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Chance of a lifetime: Third MR opportunity scholarship winner chosen

Chance of a lifetime: Third MR opportunity scholarship winner chosen

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Tech student and Jasmin Juarez on campus

Jasmin Juarez, right, 18, is one of three Butte students awarded a full-ride scholarship to Montana Technological University. She is photographed here with Michael Barth, executive director of the Montana Tech Foundation, near the biology building on Tech's campus.

A decade or so ago, Jasmin Juarez, Aryana Rodrigues and Grayson Gleason all shared a classroom at West Elementary.

Today, those three are freshmen at Montana Technological University — and recipients of the Montana Resources Opportunity Scholarship for 2019.

While Rodrigues' and Gleason's full-ride scholarships were announced at a Butte High-Butte Central basketball game last winter, Juarez' scholarship was announced by the university just this week.

Juarez, a 2019 Butte High School graduate, started her college career just a couple of weeks ago. And while it's not a position she necessarily expected to be in, she's loving it.

The scholarship is part of Tech's Be the First initiative and is underwritten by Montana Resources and the Dennis and Phyllis Washington Foundation, along with many local donors. The scholarships, in their second year, provide all the costs associated with attending Montana Tech — tuition, fees, room and board, and books — although Juarez is electing to live at home for now.

Michael Barth, executive director of the Montana Tech Foundation, said Thursday that Tech is interested in finding Butte students "who have the aptitude for college but don't know how to make it happen financially," and therefore may not have even applied.

Indeed, Juarez, the youngest of seven siblings, had thought a lot about college — she has a particular aptitude for mathematics and loved her science classes — but had not applied before a momentous day this spring when she was invited to the Butte High library to talk with Barth and others from Tech.

The Tech team had already spoken with her counselor, Eric Mankins, and other school district officials about Juarez. They had a pretty good idea that she would be an excellent candidate. And despite the fact that, as she says now,  "I was pretty nervous," she made an excellent impression.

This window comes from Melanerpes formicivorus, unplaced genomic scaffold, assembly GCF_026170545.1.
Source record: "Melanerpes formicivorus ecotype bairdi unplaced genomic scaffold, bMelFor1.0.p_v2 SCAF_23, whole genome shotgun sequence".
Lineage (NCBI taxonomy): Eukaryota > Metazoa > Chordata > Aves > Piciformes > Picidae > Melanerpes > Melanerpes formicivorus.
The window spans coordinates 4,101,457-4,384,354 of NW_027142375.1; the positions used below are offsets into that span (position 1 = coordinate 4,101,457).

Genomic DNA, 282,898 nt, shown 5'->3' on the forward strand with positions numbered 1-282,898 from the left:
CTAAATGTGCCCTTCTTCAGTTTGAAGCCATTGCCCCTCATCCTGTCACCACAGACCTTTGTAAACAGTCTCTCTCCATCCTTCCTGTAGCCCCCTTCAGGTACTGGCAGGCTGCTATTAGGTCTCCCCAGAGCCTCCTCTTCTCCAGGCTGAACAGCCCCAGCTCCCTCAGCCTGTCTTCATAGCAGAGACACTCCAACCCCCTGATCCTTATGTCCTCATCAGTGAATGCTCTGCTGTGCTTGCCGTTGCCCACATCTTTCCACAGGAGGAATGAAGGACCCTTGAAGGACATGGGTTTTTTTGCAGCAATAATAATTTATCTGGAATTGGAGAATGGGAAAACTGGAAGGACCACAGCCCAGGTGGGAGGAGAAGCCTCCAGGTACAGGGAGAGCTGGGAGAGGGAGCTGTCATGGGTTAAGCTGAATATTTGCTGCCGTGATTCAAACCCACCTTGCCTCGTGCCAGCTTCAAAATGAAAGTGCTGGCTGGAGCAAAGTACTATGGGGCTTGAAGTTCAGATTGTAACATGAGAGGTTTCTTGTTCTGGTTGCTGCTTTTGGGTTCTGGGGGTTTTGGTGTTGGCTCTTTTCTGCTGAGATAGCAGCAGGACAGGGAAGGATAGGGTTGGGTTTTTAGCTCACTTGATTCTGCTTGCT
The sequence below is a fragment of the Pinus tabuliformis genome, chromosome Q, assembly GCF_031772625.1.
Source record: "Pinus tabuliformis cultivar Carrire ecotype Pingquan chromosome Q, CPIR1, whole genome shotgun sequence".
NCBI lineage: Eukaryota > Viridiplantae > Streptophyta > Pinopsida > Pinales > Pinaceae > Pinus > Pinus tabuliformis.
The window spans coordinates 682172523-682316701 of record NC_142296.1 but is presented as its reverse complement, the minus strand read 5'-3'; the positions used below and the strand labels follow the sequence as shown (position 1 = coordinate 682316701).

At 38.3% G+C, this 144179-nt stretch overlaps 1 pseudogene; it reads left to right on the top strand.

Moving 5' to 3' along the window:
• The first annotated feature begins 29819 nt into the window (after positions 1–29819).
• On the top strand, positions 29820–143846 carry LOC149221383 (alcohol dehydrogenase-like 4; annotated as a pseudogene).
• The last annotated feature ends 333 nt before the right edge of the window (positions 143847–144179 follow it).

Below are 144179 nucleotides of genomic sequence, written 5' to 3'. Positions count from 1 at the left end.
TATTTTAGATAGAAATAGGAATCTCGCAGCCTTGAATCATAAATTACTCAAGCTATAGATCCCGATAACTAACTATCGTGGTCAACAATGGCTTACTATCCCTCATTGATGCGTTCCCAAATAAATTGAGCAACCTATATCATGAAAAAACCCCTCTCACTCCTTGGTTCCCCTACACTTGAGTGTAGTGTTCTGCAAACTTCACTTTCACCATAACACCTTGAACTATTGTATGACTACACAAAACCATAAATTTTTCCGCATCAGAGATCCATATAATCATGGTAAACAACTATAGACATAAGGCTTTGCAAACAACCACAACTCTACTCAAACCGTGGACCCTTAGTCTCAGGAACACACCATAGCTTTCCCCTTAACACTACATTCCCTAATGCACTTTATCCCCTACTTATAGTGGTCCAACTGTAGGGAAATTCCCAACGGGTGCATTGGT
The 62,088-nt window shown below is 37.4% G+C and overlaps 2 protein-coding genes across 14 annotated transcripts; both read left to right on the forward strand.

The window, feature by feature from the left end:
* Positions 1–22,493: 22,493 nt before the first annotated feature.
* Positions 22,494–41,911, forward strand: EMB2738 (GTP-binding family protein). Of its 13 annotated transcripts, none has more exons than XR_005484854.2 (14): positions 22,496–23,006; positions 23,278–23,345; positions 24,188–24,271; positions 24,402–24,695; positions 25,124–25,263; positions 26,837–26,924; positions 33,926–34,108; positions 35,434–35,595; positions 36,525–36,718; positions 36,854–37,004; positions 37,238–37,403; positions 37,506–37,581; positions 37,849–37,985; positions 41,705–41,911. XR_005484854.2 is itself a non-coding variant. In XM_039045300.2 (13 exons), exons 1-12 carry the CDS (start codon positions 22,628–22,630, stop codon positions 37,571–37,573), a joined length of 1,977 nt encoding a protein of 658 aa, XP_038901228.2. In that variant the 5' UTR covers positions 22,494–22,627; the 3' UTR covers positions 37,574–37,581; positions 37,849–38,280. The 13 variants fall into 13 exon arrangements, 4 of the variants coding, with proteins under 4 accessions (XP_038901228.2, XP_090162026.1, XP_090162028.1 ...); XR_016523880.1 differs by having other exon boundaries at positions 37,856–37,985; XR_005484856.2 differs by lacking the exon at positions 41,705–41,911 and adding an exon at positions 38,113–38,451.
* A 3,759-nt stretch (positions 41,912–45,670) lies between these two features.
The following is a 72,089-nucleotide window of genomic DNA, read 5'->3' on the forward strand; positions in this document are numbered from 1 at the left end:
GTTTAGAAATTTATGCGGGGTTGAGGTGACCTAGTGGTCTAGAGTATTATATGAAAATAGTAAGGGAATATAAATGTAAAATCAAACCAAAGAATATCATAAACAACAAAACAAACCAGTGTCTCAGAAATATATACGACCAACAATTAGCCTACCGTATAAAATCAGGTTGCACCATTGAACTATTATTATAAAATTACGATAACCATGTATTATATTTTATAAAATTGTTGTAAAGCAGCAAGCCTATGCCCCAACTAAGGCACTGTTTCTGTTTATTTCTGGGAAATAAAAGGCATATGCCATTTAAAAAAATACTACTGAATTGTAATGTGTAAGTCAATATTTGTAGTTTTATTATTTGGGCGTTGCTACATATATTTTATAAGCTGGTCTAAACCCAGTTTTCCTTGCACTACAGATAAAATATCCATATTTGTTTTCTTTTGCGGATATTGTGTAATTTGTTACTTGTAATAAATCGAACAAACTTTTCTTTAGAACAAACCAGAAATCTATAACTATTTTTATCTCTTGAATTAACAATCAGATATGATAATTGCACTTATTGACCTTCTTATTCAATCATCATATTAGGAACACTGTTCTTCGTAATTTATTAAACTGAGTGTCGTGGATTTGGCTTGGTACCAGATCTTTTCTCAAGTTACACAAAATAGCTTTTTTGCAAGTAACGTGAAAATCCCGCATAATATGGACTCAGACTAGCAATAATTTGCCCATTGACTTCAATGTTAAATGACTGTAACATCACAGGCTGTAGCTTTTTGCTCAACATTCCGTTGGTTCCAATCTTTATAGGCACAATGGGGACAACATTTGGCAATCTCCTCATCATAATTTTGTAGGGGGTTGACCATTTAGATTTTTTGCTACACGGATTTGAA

Suddenly, she allowed herself to think about the possibility of college. And then, early in the summer, those thoughts turned to reality when she discovered she'd been chosen.

Now, as her first year's work has begun, she's really enjoying college life.

"The big difference (from high school) is that everybody wants to be here," Juarez said Thursday.

A biology major, she's particularly enjoying her chemistry and calculus classes this semester.

Juarez says that for the last several years, "Math has always been my favorite subject."

Juarez traces her liking for mathematics to "a great teacher in eight grade" at East Middle School — Janet Pascoe, now retired.

"I got a D in math the year before, but then she showed me that math was not so bad," Juarez says with a smile. "I was lucky to have her the year before she retired."

Juarez isn't positive what she wants to do professionally. But a degree in biology will give her plenty of options.

"I chose biology because I find it challenging," she said.

Mike McGivern, Montana Resources' vice president of human resources and himself a Montana Tech alum, said, "Montana Resources and the Washington Foundation are really excited to see the second group of Butte students enter Montana Tech, and we are confident that the support of Montana Tech's staff and the quality of these students will produce a great outcome. We wish them all the best. Go Diggers!"

Barth said that Tech's investment in the scholarship winners includes making sure the school's Institute for Educational Opportunities is there to provide support and "help them navigate through the process" of setting schedules and getting acclimated to campus life.

"Our goal with this," Barth said Thursday, "Is to remove the financial concerns and let the student focus on education — on being who you really are."


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